The global conference on tobacco control starts todayACTA
The Conference of the Parties to the WHO Framework Convention for Tobacco Control (WHO FCTC) today opens its ninth session (COP 9). One significant point to be discussed by the Parties is a potential new funding strategy, seen as a possible means of strengthening and expanding the support that can be offered to Parties of the global health treaty.
Parties at COP9 are expected to consider how to address a common problem described by many countries – the lack of sufficient financial resources to adequately strengthen tobacco control measures. This will mean a plan to establish a capital investment fund is high on the COP9 agenda. The Parties will decide on the adoption of a mechanism for new income streams to help fight the man-made tobacco epidemic.
The proposal offers the opportunity to raise a targeted 50 million US dollars for the WHO Framework Convention on Tobacco Control (WHO FCTC). A similar fund will be proposed for adoption at the second session of the Meeting of the Parties to the Protocol to Eliminate Illicit Trade in Tobacco Products to take place later this month – but in the case of the Protocol, the fund proposed will be for 25 million US dollars to strengthen implementation of that treaty.
While the tobacco industry looks to stir up confusion and falsely parades itself as a solution to harmful tobacco consumption, the Parties to the Convention are expected to continue pushing forward with comprehensive implementation of the WHO FCTC as the real solution to the tobacco epidemic. Dr Adriana Blanco Marquizo says, “Tobacco poses an ongoing problem for development initiatives, because it hits the most vulnerable hardest and strains overstretched health systems, particularly during the COVID-19 pandemic.”
The COP9 discussions from 8 to 13 November bring together Parties, representing countries, United Nations agencies, other intergovernmental organizations and civil society. The participants will be exchanging their experiences in implementing tobacco control measures and reducing the prevalence of tobacco use. They will also be looking at strategies that improve tobacco control efforts, amid attempts by the tobacco industry to interfere in ending the tobacco epidemic that is killing over 8 million people annually.
The most recent Global Progress Report, launched last week, has also been prepared for the Conference. A total of 148 Parties reported on the comprehensive tobacco control measures contained in the treaty. For example, in relation to progress on Article 11, two-thirds of Parties confirmed that the required health warnings are being displayed on tobacco product packaging and, 17 countries confirmed that they have adopted the requirements for plain packaging of tobacco products.
Parties have reported that they have struggled to introduce comprehensive advertising, promotion and sponsorship bans. It is observed by many of them that interference by the tobacco industry persists, and continue to pose a major obstacle to Parties in their implementation of the Convention.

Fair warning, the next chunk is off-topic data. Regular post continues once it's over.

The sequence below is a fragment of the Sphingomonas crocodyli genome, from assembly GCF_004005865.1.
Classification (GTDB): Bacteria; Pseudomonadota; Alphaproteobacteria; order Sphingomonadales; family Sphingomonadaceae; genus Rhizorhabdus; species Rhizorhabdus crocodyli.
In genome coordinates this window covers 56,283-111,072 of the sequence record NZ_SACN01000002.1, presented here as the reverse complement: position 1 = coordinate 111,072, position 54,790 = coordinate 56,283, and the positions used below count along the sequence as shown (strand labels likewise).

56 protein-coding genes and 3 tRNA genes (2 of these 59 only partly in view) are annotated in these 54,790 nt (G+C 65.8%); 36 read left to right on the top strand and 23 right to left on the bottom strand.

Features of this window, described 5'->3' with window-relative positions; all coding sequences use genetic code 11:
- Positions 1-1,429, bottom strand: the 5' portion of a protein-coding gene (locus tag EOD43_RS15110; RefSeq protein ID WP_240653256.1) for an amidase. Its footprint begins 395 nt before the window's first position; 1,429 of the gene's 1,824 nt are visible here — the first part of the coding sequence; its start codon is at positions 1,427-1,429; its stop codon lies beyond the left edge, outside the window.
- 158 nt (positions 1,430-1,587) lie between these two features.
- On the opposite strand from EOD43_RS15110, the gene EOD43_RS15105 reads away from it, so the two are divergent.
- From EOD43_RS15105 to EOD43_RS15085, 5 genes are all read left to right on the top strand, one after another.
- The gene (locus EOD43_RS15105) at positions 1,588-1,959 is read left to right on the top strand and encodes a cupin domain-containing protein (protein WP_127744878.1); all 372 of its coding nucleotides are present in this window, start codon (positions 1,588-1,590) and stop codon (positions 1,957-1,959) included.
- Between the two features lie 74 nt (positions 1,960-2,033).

In her keynote speech at the opening of COP9, Dr Adriana Blanco Marquizo, Head of the Convention Secretariat referred to the on-going COP 26, on Climate Change. There are important parallels between the Framework Convention on Climate Change and the WHO FCTC.
Dr Adriana Blanco Marquizo said, “Both treaties aim to protect present and future generations. It’s clear that tobacco damages the environment throughout its life cycle, from crop to post-consumer waste, contributing to deforestation, desertification, greenhouse emissions and plastic contamination. But probably the most important point shared at both COPs, is that the tobacco epidemic and climate change are both manmade and preventable.”
The WHO FCTC is the first legally binding international treaty to promote public health, it was negotiated under the auspices of WHO and adopted in 2003 and has since been a key legal instrument in supporting Parties in their quest to advance public health and end the tobacco epidemic.
Since it came into force in 2005, the Convention has been a powerful tool in global tobacco-control efforts, resulting in national strategies and legislation that have reduced tobacco use prevalence and sales of tobacco products, including protecting minors and the broader population through enactment of smoke-free legislations in enclosed public and workplaces, comprehensive bans on tobacco advertising, promotion and sponsorship and the implementation of large graphic warnings and plain packaging.
Immediately after COP9, the second Meeting of the Parties to the Protocol to Eliminate Illicit Trade in Tobacco Products will be convened, 15-18 November 2021. The Protocol is a separate treaty expanding Article 15 of the WHO Framework Convention on Tobacco Control (WHO FCTC).
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Source: FCTC WHO